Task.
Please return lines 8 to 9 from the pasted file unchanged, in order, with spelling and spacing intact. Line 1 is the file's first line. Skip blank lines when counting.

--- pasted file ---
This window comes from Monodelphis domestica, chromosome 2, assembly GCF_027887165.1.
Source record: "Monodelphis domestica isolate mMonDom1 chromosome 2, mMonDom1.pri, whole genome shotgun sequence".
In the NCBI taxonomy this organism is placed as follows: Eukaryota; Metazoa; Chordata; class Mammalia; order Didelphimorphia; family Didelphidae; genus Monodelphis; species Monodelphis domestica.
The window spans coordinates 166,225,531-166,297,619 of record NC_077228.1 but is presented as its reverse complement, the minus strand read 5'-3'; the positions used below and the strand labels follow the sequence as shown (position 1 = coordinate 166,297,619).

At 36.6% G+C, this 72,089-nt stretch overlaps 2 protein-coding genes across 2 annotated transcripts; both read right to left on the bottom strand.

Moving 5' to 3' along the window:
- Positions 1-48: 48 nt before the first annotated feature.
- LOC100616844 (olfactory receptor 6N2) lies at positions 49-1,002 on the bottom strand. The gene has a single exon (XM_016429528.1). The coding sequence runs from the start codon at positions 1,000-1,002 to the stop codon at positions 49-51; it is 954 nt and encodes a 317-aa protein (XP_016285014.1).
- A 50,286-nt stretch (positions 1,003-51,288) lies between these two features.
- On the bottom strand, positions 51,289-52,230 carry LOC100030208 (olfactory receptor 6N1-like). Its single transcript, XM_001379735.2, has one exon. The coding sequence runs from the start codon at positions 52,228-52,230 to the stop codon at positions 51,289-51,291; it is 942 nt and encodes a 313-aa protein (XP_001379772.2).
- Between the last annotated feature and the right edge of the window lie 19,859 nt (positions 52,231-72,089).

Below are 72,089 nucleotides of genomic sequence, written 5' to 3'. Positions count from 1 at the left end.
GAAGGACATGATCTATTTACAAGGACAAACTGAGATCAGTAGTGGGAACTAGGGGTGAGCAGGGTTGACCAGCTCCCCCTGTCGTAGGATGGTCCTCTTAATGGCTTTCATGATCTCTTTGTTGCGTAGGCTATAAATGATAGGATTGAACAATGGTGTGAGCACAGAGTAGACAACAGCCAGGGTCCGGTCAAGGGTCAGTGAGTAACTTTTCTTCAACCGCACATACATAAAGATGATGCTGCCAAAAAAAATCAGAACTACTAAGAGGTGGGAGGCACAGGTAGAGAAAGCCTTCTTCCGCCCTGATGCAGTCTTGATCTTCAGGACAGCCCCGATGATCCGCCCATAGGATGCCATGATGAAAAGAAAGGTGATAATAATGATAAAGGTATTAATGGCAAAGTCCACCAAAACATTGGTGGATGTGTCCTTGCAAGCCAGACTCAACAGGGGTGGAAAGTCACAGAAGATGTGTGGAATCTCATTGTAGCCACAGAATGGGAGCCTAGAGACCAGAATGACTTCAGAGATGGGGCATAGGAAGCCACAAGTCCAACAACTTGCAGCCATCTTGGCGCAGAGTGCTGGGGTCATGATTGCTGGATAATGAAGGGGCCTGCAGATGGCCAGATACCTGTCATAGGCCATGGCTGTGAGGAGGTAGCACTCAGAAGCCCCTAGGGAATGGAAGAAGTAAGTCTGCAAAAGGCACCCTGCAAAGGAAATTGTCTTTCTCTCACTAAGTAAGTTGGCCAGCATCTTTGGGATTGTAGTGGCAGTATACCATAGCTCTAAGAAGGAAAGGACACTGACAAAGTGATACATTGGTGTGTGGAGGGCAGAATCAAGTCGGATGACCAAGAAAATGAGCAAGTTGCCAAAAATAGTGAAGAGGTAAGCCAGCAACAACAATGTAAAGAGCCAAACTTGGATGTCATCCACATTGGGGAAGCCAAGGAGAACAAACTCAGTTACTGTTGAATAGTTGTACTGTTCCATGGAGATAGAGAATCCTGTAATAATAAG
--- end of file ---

- LOC100616844 (olfactory receptor 6N2) lies at positions 49-1,002 on the bottom strand. The gene has a single exon (XM_016429528.1). The coding sequence runs from the start codon at positions 1,000-1,002 to the stop codon at positions 49-51; it is 954 nt and encodes a 317-aa protein (XP_016285014.1).
- A 50,286-nt stretch (positions 1,003-51,288) lies between these two features.